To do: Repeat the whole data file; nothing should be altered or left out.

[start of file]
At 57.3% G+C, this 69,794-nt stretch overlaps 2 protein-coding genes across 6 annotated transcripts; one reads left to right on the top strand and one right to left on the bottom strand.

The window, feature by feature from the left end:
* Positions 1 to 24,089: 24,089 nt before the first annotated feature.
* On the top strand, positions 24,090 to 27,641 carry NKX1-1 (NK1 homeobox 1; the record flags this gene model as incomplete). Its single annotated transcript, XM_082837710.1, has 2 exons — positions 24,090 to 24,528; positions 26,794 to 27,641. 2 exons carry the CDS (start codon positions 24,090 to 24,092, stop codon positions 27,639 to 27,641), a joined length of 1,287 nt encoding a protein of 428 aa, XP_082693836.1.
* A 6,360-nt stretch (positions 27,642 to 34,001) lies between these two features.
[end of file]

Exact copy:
At 57.3% G+C, this 69,794-nt stretch overlaps 2 protein-coding genes across 6 annotated transcripts; one reads left to right on the top strand and one right to left on the bottom strand.

The window, feature by feature from the left end:
* Positions 1 to 24,089: 24,089 nt before the first annotated feature.
* On the top strand, positions 24,090 to 27,641 carry NKX1-1 (NK1 homeobox 1; the record flags this gene model as incomplete). Its single annotated transcript, XM_082837710.1, has 2 exons — positions 24,090 to 24,528; positions 26,794 to 27,641. 2 exons carry the CDS (start codon positions 24,090 to 24,092, stop codon positions 27,639 to 27,641), a joined length of 1,287 nt encoding a protein of 428 aa, XP_082693836.1.
* A 6,360-nt stretch (positions 27,642 to 34,001) lies between these two features.